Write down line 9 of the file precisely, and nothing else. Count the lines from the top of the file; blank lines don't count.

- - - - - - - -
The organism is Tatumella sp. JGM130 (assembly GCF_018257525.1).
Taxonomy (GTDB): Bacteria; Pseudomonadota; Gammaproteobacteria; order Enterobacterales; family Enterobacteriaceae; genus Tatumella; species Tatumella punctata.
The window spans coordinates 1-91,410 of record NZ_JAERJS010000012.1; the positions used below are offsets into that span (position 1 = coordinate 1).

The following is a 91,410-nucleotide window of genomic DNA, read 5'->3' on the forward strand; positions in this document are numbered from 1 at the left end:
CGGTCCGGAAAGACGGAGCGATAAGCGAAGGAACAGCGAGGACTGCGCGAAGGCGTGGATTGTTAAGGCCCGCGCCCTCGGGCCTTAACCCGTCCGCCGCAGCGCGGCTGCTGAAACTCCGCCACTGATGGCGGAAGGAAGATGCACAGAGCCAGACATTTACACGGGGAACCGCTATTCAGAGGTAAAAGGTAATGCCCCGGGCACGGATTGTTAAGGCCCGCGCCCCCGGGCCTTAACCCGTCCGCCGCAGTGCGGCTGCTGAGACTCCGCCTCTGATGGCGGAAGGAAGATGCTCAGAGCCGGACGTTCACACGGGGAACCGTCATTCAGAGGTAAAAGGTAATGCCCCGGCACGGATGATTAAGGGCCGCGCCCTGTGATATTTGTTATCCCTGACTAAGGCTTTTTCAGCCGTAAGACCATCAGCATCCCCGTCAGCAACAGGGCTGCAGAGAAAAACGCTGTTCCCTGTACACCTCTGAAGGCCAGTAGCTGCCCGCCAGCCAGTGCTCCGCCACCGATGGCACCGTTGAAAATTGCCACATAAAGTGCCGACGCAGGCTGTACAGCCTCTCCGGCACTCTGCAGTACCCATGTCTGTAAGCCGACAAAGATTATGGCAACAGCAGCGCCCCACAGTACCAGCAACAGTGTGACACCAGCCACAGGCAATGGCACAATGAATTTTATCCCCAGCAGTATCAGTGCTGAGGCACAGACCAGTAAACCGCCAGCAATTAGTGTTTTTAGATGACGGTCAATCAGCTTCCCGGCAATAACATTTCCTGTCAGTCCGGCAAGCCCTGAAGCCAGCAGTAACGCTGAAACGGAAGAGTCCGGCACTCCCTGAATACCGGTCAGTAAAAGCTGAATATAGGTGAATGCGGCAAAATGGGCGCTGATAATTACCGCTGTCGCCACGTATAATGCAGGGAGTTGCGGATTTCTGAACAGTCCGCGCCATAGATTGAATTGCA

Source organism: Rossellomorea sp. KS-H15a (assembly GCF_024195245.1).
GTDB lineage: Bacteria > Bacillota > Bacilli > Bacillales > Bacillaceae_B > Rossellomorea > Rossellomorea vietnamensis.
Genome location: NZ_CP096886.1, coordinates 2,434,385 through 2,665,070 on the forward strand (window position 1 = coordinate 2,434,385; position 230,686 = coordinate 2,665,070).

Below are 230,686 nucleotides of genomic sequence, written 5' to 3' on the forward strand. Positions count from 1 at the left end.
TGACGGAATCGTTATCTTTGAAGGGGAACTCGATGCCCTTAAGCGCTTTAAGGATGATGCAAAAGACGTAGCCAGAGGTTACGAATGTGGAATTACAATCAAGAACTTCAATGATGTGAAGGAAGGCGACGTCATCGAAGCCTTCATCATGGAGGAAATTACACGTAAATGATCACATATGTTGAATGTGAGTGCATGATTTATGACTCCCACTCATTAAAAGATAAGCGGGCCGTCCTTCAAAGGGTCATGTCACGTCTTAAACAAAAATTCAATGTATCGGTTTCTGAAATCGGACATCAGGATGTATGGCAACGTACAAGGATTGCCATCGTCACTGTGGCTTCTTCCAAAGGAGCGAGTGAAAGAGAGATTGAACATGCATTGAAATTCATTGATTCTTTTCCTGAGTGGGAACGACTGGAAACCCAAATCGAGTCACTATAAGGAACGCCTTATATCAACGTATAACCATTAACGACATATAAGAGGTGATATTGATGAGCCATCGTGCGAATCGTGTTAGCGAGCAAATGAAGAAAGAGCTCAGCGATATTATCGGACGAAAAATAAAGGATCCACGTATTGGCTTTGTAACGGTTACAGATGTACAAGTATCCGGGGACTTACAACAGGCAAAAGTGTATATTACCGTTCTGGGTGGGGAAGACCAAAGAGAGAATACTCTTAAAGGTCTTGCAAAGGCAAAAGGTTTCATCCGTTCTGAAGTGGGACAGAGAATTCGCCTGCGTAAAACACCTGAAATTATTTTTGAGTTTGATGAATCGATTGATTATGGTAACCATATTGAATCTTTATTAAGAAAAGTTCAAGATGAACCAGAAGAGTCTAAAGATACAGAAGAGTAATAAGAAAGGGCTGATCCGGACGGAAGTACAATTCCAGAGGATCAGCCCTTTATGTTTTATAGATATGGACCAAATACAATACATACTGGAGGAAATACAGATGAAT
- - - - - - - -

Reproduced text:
Below are 230,686 nucleotides of genomic sequence, written 5' to 3' on the forward strand. Positions count from 1 at the left end.